Closest planets outside the Solar system as shown in Stars in the Hood software

Closest planets outside the Solar system as shown in Stars in the Hood software. In the Viewing Cube (left), the red ellipses indicate stars with known planets near Earth. The green focus marker shows the location of our sun and Earth. The Locator Cube (right) shows the location and size of the Viewing Cube within our galactic vicinity.

Perhaps my favorite part of the software is the “Zoom Out Universe” feature. This allows you to zoom out from Earth all the way to the scale of the local group of galaxies. Go to zoom level 3 (the 1,000 parsec scale), and you see how the Solar neighborhood “viewing cube” and galactic vicinity “locator cube” relate to the disk of the Milky Way galaxy (our home city of stars). Be sure and turn on the “Increase Visibility” checkbox to get a clearer view of all those stars! Some of the more famous stars, like Rigel, Betelgeuse, Antares and Polaris, are outside the Solar vicinity, and this lets you see just where they are in 3D space.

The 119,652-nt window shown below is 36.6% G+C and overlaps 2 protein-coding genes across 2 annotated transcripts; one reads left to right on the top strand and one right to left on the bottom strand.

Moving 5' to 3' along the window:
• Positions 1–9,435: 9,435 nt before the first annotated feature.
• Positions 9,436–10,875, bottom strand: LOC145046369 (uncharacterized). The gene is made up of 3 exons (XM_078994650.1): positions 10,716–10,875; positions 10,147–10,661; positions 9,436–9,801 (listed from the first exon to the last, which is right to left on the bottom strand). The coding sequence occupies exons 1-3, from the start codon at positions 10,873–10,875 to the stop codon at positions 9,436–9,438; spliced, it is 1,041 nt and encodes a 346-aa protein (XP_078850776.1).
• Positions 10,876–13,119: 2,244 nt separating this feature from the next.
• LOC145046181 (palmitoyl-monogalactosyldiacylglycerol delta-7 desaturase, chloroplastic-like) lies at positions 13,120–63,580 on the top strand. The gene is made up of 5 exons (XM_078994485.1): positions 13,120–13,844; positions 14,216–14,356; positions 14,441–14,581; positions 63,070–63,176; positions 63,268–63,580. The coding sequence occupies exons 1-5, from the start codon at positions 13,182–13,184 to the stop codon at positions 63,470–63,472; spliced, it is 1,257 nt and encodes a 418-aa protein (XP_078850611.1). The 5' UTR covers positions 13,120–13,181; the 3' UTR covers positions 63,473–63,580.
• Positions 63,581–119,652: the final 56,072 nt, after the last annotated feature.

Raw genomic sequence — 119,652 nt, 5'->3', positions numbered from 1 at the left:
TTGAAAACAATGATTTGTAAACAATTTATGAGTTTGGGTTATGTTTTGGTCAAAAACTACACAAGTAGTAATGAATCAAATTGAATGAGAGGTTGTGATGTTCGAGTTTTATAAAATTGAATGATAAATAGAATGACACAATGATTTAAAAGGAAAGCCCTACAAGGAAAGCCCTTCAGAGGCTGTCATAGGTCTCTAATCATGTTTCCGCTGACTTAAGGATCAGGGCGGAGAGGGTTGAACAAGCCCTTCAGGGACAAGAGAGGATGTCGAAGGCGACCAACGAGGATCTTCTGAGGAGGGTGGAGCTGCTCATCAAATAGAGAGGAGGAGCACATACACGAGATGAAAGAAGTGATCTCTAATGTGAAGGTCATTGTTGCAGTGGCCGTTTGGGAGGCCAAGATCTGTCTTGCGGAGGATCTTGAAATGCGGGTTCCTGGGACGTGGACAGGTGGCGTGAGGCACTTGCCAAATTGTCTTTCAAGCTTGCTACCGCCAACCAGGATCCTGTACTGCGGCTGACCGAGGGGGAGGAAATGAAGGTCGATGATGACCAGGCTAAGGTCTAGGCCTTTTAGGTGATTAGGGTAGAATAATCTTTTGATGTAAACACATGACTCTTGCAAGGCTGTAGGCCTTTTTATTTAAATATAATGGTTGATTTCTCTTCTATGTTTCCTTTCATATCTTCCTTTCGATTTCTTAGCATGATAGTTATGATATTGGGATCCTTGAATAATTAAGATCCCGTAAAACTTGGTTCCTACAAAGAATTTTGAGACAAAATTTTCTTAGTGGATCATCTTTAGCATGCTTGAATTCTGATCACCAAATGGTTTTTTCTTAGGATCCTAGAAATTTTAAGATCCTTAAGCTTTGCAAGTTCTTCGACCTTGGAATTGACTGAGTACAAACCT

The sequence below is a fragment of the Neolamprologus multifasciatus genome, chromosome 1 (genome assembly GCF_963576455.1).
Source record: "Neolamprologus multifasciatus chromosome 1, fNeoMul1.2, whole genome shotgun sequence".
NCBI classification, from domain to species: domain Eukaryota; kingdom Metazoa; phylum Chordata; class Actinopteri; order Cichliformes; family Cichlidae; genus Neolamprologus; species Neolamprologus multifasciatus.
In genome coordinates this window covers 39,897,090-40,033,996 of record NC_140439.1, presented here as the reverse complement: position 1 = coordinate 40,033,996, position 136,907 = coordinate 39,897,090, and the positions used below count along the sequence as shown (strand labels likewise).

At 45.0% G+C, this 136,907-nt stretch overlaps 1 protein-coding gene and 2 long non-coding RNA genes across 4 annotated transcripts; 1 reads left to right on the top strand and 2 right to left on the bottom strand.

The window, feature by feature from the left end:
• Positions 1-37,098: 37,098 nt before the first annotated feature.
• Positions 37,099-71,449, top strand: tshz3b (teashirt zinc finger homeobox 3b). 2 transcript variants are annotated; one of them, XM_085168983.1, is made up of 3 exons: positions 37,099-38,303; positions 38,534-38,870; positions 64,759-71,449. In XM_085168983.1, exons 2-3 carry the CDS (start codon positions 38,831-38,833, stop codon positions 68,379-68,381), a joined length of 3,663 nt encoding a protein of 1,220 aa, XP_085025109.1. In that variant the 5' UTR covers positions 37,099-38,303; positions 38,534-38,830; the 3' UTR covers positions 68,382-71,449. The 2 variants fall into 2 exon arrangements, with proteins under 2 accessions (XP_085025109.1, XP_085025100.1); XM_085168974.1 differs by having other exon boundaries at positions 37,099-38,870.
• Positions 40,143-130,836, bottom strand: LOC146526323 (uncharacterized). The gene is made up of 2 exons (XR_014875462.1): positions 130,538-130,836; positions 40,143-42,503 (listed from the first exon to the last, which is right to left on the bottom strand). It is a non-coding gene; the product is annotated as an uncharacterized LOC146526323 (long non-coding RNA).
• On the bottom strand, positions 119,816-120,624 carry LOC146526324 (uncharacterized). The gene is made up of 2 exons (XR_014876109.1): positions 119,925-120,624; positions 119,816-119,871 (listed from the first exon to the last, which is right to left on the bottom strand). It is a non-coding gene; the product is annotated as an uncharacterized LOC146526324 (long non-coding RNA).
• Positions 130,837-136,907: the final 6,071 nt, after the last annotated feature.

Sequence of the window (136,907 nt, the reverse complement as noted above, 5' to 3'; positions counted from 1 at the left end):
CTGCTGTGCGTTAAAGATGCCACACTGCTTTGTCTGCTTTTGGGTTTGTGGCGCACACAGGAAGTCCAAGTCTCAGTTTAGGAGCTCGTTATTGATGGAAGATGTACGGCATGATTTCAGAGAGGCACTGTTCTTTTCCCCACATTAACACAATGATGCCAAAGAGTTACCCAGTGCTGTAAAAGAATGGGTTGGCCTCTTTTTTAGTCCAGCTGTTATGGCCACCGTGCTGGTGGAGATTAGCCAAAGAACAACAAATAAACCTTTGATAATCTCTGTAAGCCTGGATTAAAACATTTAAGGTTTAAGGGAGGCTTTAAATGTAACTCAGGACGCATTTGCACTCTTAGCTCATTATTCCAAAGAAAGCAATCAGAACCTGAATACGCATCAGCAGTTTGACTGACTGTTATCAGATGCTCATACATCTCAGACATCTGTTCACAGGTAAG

There’s a free gift that comes with the software that helps you understand what you’re looking at. This “Space Poster Guidebook” not only gives you labeled views of the software, but full-color space art of alien worlds.

If you have a chance to stop by www.SpaceSoftware.Net, let me know what you think. And if you happen to purchase the software, I’d like to know what you think of that, too. User comments have helped to make the software better and better.

What are your dreams about space? What excites you when you look up at the night sky?

“Closest Planets” Originally published as “Guide to Our Corner of the Galaxy,” 2010:0405–19:27:43 at blog.ancientsuns.com